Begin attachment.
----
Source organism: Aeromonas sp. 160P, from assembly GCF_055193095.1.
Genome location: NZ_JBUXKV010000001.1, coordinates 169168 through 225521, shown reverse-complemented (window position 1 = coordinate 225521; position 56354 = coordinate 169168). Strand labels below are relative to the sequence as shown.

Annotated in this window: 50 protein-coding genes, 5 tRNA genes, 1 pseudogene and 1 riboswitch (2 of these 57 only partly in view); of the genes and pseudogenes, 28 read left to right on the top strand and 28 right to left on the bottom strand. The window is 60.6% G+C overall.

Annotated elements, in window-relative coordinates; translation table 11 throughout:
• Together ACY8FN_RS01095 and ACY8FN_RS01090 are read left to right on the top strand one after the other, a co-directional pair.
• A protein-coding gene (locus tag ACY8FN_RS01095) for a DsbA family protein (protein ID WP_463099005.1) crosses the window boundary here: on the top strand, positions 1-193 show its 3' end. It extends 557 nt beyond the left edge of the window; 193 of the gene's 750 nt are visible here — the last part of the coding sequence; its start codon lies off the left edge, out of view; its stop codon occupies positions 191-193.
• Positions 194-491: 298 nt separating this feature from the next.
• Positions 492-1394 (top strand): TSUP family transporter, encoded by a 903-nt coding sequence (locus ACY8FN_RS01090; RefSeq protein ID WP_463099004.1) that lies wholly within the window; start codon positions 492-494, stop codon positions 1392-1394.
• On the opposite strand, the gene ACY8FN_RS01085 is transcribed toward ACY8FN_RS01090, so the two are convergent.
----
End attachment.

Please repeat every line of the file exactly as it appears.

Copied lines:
Source organism: Aeromonas sp. 160P, from assembly GCF_055193095.1.
Genome location: NZ_JBUXKV010000001.1, coordinates 169168 through 225521, shown reverse-complemented (window position 1 = coordinate 225521; position 56354 = coordinate 169168). Strand labels below are relative to the sequence as shown.

Annotated in this window: 50 protein-coding genes, 5 tRNA genes, 1 pseudogene and 1 riboswitch (2 of these 57 only partly in view); of the genes and pseudogenes, 28 read left to right on the top strand and 28 right to left on the bottom strand. The window is 60.6% G+C overall.

Annotated elements, in window-relative coordinates; translation table 11 throughout:
• Together ACY8FN_RS01095 and ACY8FN_RS01090 are read left to right on the top strand one after the other, a co-directional pair.
• A protein-coding gene (locus tag ACY8FN_RS01095) for a DsbA family protein (protein ID WP_463099005.1) crosses the window boundary here: on the top strand, positions 1-193 show its 3' end. It extends 557 nt beyond the left edge of the window; 193 of the gene's 750 nt are visible here — the last part of the coding sequence; its start codon lies off the left edge, out of view; its stop codon occupies positions 191-193.
• Positions 194-491: 298 nt separating this feature from the next.
• Positions 492-1394 (top strand): TSUP family transporter, encoded by a 903-nt coding sequence (locus ACY8FN_RS01090; RefSeq protein ID WP_463099004.1) that lies wholly within the window; start codon positions 492-494, stop codon positions 1392-1394.
• On the opposite strand, the gene ACY8FN_RS01085 is transcribed toward ACY8FN_RS01090, so the two are convergent.